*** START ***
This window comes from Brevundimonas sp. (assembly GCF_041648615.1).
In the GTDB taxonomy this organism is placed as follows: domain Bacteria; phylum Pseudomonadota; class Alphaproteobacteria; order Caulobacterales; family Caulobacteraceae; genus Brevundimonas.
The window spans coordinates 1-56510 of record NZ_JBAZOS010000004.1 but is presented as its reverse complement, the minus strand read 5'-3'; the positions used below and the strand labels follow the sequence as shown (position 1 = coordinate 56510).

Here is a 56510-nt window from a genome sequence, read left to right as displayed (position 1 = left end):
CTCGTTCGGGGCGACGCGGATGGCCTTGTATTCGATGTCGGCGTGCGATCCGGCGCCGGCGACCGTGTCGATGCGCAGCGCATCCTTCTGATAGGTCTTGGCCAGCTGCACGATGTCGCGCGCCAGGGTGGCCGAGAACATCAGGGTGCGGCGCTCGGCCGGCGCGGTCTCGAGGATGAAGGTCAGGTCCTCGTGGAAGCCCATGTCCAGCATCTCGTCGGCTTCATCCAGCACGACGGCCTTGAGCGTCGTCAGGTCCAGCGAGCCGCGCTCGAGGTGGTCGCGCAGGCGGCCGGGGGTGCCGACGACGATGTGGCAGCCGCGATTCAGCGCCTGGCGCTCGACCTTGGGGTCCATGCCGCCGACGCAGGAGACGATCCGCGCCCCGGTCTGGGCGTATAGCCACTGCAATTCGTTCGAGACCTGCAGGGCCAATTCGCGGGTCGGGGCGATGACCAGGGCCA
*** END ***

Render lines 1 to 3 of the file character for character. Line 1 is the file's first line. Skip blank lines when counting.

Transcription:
This window comes from Brevundimonas sp. (assembly GCF_041648615.1).
In the GTDB taxonomy this organism is placed as follows: domain Bacteria; phylum Pseudomonadota; class Alphaproteobacteria; order Caulobacterales; family Caulobacteraceae; genus Brevundimonas.
The window spans coordinates 1-56510 of record NZ_JBAZOS010000004.1 but is presented as its reverse complement, the minus strand read 5'-3'; the positions used below and the strand labels follow the sequence as shown (position 1 = coordinate 56510).